4. Your vehicle is worth less than $5,000.

If your vehicle is on the lower end of the price spectrum, it likely isn’t depreciating quickly, even if it’s newer than five years old.


5. You're selling a sports car or a two-wheel-drive vehicle in an area with cold weather.

It’s typically much more difficult to sell a sports car during or just before winter, especially if you live in a location where it snows or gets very cold. Because of that, it might make sense for you to wait until springtime to sell your vehicle so that you’re able to get more interested buyers making offers. However, if you can tap into a market with warmer weather, you could potentially sell it much faster and not have to hold on to the vehicle through the winter.

6. You have title in hand.

Since you don’t have to worry about making a several hundred dollar car payment each month, you can likely be a little more patient when selling your vehicle. However, even without a monthly car payment and interest, you still have to factor in depreciation, insurance, maintenance, and any other monthly costs you might have (like parking if you live in a city), so make sure to do the math as you consider holding out for a slightly higher price. This usually amounts to $250-$600 per month depending on your vehicle.

7. You're in the first ⅔ of your lease term.

If you’re leasing your vehicle, the buyout amount and market value typically don’t converge until the end of the lease, so it can be very difficult to sell for a price that makes sense until you’re in the last third of your lease term. For example, the price to buy out your lease might be $30,000, but potential buyers are only willing to pay around $27,000. There are websites like swapalease.com where you might be able to find someone to transfer your lease to; otherwise, it might make sense to keep making payments until you’re closer to the end of your lease.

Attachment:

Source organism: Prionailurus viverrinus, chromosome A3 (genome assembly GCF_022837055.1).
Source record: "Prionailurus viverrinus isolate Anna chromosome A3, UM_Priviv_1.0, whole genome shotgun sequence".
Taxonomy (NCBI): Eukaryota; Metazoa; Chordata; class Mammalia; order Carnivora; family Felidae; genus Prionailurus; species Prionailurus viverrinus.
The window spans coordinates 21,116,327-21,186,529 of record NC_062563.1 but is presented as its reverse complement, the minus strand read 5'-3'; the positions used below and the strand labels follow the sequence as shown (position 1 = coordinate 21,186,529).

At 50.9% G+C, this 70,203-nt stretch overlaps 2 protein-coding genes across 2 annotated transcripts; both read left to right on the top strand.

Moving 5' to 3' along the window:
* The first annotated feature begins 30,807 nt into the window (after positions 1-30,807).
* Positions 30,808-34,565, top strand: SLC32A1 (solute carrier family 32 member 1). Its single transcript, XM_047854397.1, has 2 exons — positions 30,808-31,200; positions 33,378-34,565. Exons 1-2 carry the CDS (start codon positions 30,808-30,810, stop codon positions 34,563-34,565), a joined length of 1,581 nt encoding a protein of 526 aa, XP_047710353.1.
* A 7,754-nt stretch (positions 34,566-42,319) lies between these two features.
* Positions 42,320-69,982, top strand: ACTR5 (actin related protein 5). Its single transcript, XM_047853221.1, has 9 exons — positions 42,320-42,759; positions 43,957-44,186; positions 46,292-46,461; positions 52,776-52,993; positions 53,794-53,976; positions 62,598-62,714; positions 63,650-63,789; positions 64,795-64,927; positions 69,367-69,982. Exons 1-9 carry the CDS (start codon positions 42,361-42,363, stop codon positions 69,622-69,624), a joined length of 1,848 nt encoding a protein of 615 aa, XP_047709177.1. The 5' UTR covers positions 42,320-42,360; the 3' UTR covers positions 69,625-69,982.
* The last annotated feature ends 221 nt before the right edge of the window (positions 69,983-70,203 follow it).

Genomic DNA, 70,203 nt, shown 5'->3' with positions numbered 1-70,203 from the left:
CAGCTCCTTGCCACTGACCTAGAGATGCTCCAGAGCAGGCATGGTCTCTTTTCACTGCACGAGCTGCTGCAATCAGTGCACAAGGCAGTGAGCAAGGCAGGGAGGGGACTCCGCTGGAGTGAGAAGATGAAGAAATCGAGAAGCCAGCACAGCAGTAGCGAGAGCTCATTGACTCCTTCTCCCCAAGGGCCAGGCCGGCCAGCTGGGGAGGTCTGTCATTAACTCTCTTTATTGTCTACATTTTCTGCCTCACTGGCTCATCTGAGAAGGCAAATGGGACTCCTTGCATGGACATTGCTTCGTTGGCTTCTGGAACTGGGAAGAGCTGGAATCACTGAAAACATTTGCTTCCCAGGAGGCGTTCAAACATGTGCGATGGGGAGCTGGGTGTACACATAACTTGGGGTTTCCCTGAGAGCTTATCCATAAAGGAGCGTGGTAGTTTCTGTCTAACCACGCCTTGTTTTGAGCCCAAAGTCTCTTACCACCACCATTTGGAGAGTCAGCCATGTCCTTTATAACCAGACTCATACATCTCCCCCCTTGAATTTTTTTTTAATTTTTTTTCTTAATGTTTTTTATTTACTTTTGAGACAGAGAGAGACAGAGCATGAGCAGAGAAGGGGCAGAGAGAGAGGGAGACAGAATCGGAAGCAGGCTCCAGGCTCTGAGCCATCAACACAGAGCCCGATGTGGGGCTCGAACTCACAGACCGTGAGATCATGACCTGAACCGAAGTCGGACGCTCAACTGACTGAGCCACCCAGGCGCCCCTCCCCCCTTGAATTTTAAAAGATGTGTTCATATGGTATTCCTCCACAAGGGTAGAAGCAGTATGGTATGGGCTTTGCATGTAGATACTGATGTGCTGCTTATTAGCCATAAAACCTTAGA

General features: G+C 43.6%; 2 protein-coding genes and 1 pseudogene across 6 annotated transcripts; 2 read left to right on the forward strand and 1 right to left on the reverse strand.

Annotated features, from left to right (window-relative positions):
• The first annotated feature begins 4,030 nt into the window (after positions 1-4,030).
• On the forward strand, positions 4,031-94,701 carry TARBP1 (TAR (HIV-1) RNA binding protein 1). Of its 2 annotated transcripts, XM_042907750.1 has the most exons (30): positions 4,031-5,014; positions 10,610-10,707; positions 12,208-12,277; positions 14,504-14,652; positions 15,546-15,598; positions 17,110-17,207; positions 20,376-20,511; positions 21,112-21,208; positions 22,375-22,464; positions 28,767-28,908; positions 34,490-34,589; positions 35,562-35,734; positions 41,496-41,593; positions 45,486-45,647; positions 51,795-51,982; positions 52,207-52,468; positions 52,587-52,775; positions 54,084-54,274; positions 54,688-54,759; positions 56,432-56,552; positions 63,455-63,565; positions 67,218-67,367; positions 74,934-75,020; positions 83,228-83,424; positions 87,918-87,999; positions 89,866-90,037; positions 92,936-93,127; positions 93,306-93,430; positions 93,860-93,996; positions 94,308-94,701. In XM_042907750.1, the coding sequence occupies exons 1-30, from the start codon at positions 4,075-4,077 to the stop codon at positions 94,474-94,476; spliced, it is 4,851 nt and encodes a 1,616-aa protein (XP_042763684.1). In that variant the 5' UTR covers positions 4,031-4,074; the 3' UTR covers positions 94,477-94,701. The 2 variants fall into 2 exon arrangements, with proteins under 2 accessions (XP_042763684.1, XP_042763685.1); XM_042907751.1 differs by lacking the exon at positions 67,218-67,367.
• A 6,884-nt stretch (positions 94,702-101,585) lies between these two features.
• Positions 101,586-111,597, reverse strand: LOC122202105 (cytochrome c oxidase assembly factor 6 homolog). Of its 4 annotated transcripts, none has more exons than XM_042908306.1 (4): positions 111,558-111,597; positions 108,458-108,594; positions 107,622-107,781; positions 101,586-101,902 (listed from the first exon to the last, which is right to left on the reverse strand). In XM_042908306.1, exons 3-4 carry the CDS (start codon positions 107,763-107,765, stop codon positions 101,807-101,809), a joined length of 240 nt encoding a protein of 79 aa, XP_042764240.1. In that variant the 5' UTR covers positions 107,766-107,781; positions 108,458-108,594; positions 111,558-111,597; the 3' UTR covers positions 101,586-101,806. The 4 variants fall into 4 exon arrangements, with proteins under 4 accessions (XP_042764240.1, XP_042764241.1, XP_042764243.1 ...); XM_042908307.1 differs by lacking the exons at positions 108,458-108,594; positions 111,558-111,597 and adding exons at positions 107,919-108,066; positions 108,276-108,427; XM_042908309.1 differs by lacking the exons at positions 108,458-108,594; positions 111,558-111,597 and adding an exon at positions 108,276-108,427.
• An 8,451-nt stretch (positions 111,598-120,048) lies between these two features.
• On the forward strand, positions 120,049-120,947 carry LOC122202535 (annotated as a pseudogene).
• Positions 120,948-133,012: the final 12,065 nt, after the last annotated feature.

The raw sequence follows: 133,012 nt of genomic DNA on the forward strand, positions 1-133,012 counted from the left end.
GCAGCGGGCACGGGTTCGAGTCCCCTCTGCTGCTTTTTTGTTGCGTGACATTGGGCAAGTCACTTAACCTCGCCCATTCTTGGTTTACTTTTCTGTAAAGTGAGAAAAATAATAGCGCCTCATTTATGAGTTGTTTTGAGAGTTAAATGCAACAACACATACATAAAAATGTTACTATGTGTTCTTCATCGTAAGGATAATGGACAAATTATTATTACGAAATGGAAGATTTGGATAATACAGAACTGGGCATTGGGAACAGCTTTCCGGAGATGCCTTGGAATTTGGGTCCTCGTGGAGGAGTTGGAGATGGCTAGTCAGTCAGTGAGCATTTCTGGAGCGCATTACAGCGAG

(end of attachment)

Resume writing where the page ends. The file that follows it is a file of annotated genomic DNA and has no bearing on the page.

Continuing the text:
If you’re not in one of these situations, it probably makes sense to get a few offers and then take the highest one, even if it’s not what you had hoped for when you initially put your vehicle on the market.


No matter your situation, some important things to consider are:


  • What is my monthly cost of waiting? This includes things like depreciation, your car payment, insurance, and maintenance, and can also include registration and emissions if those things are coming due.

  • What other vehicles are potential buyers considering? If your vehicle is relatively new, they’re probably comparing them to new or certified pre-owned vehicles from a dealership. If there are other vehicles similar to yours for sale by owner or at a nearby dealership, make sure that you’re priced relative to them to get enough interest, and remember that each vehicle actually sells for less than the asking or list price.

  • How much time am I willing to spend? It takes a lot of time to answer texts and calls and show your vehicle to prospective buyers, so be sure to factor that in as well.


We hope this helps you evaluate your specific situation and if you have any questions or want some advice, we’re always happy to let you know what we’re seeing in the market!